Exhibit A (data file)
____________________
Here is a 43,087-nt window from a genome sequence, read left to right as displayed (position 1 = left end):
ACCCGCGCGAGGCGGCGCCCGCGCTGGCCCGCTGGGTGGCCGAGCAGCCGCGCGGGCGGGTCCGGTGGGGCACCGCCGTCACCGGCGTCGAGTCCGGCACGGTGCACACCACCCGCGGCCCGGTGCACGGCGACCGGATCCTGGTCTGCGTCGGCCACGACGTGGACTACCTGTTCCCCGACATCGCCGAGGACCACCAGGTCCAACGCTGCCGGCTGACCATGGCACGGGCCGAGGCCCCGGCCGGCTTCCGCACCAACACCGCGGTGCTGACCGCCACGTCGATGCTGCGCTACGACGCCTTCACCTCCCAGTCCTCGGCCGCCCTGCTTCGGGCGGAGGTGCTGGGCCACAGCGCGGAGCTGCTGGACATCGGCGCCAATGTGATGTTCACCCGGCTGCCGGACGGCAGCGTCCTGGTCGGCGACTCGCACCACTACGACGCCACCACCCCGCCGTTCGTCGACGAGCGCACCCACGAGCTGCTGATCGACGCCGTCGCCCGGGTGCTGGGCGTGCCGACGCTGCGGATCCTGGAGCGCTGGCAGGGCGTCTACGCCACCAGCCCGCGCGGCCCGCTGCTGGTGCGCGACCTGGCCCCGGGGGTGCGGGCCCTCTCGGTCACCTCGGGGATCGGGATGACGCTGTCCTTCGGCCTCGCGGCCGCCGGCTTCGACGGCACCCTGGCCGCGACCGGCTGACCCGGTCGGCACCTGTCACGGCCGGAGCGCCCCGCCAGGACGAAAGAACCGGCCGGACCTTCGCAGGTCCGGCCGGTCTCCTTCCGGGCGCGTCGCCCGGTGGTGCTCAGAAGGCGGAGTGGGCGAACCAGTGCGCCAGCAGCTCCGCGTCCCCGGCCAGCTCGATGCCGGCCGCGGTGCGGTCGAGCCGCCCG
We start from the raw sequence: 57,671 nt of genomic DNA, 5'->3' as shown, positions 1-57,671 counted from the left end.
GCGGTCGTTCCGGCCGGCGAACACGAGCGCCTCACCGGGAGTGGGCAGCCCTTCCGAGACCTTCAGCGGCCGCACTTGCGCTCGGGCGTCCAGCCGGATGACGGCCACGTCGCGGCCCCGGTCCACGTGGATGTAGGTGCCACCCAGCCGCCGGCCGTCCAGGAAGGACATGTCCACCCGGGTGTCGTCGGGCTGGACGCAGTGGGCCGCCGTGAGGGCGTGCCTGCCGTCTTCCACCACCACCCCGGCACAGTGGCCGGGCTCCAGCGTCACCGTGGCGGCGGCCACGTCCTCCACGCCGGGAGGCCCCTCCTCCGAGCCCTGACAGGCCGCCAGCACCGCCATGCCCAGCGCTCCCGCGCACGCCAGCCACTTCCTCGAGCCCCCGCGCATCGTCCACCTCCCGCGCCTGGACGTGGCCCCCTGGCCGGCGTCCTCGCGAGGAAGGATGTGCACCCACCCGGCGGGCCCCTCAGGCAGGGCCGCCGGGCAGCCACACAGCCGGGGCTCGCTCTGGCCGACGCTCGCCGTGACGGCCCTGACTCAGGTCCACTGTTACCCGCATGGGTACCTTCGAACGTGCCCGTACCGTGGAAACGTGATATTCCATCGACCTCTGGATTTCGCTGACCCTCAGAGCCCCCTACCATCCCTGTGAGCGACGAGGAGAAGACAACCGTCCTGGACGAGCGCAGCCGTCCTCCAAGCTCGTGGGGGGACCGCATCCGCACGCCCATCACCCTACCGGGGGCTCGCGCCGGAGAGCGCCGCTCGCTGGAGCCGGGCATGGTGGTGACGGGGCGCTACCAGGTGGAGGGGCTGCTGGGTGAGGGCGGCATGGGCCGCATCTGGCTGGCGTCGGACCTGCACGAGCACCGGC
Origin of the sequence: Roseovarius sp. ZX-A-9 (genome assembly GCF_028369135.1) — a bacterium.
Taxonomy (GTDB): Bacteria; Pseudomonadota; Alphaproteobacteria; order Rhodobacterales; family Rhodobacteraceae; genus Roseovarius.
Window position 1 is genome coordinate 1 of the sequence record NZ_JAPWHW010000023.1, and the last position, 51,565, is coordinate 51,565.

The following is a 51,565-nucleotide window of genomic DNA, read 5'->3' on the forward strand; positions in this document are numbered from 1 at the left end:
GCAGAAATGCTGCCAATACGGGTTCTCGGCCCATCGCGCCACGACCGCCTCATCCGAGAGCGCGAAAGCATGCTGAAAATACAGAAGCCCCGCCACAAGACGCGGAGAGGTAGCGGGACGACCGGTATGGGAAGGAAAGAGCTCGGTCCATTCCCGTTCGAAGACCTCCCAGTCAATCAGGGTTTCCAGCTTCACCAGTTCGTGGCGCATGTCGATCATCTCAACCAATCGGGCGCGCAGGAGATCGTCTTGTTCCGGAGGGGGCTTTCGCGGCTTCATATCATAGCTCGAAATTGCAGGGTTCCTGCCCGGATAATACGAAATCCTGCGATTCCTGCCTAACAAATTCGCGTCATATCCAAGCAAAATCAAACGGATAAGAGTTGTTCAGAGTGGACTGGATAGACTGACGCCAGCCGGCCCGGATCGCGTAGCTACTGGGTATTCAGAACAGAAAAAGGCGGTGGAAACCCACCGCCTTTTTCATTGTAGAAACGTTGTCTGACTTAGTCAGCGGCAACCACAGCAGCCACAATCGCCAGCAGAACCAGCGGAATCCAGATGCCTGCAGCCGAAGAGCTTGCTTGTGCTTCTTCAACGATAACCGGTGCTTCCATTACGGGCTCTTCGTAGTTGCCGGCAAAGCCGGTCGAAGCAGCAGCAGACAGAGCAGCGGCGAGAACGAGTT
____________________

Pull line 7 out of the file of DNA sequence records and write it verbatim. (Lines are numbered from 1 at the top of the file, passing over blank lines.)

Window position 1 is genome coordinate 1 of the sequence record NZ_JAPWHW010000023.1, and the last position, 51,565, is coordinate 51,565.